Where is everybody?
Swaths of empty seats are visible at the early events of the Sochi Olympics, even at some of the traditional glamour events, frustrating organizers who want to sell the excitement of the Winter Games.
A women's ice hockey match between Sweden and Japan drew fewer than 3,000 people on Sunday at Shayba Arena, which holds 7,000. The United States beat Finland a day earlier in front of a little more than 4,000, still well short of capacity.
Dots of empty-seat orange, yellow and white speckled the stands for speedskating over the weekend at Adler Arena. Even the skiers in the men's slopestyle final, an extreme-sports event debuting in Sochi, flipped and twisted and corked before hundreds of no-shows.
Blame the "Russian mentality," Olympic organizers say.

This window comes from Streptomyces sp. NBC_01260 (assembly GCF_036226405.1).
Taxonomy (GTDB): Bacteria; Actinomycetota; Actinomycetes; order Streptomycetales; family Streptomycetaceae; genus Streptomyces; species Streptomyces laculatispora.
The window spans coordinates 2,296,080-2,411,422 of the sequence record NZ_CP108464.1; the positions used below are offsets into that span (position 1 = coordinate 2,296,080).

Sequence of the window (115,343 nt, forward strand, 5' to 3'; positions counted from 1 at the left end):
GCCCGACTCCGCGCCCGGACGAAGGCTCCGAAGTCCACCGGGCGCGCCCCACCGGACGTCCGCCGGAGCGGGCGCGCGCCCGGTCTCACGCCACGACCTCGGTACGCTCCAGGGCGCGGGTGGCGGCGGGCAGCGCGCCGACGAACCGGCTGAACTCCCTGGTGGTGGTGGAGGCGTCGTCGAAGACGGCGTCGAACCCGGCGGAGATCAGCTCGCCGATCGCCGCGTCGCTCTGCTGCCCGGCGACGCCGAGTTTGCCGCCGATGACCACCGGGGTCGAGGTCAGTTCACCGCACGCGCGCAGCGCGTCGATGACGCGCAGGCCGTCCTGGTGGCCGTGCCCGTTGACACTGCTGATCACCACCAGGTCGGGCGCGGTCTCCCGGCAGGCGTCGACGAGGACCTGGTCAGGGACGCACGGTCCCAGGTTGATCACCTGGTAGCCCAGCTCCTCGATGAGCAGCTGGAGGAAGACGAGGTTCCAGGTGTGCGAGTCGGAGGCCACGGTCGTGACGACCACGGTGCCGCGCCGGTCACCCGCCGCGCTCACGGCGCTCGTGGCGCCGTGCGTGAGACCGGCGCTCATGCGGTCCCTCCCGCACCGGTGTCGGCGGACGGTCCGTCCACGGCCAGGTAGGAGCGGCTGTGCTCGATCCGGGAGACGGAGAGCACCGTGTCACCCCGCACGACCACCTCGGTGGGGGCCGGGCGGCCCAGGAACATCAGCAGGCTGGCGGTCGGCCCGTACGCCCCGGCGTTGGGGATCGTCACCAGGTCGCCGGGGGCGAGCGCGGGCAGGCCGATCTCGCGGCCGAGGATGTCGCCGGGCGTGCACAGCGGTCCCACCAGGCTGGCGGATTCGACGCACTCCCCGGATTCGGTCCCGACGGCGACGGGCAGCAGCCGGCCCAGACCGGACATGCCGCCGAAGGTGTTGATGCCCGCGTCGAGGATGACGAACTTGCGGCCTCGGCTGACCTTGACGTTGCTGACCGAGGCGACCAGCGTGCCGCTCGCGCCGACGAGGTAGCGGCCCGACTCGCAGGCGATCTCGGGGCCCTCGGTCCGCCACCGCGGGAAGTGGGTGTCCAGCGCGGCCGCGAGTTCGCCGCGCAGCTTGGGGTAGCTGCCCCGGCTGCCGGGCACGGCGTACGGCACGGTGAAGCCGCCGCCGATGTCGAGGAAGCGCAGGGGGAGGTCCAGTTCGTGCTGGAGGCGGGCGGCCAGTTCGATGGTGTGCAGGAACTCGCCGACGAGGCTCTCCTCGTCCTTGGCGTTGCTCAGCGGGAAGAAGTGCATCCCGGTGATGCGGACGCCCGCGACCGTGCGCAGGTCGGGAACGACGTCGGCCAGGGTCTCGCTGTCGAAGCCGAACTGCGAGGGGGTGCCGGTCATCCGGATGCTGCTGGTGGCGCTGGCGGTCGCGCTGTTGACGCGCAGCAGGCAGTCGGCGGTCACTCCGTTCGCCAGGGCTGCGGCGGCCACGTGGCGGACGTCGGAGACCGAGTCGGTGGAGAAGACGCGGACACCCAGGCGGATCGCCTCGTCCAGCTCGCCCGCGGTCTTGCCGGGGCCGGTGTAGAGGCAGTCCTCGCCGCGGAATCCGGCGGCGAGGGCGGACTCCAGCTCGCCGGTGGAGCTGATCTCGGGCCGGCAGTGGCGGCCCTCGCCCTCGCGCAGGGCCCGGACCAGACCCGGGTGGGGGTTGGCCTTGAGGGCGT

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"Russians like to come to the event not prior but as close as possible, and that is why, indeed, we had an issue of a lot of spectators being late for the games," said Aleksandra Kosterina, a spokeswoman for the Sochi 2014 organizing committee.
She said that 92 percent of tickets available for the first full day of competition had been sold—but that the actual turnout was 81 percent.
"People are really working out the timing, how long it actually takes them to get to the venues, how long it takes them to cross the security barrier, so it is not an issue of security, per se, but of logistics," she said.
Organizers say they're trying to get the word out that spectators need to show up earlier. But for Russians who were trying to get to the games on Sunday, it wasn't that simple.
You can't get into the Sochi Olympics with just a ticket, even if you bought it long ahead of time. Because of the extra security surrounding the games, it also takes a spectator card—a picture ID encased in plastic, known locally as "the fan's passport."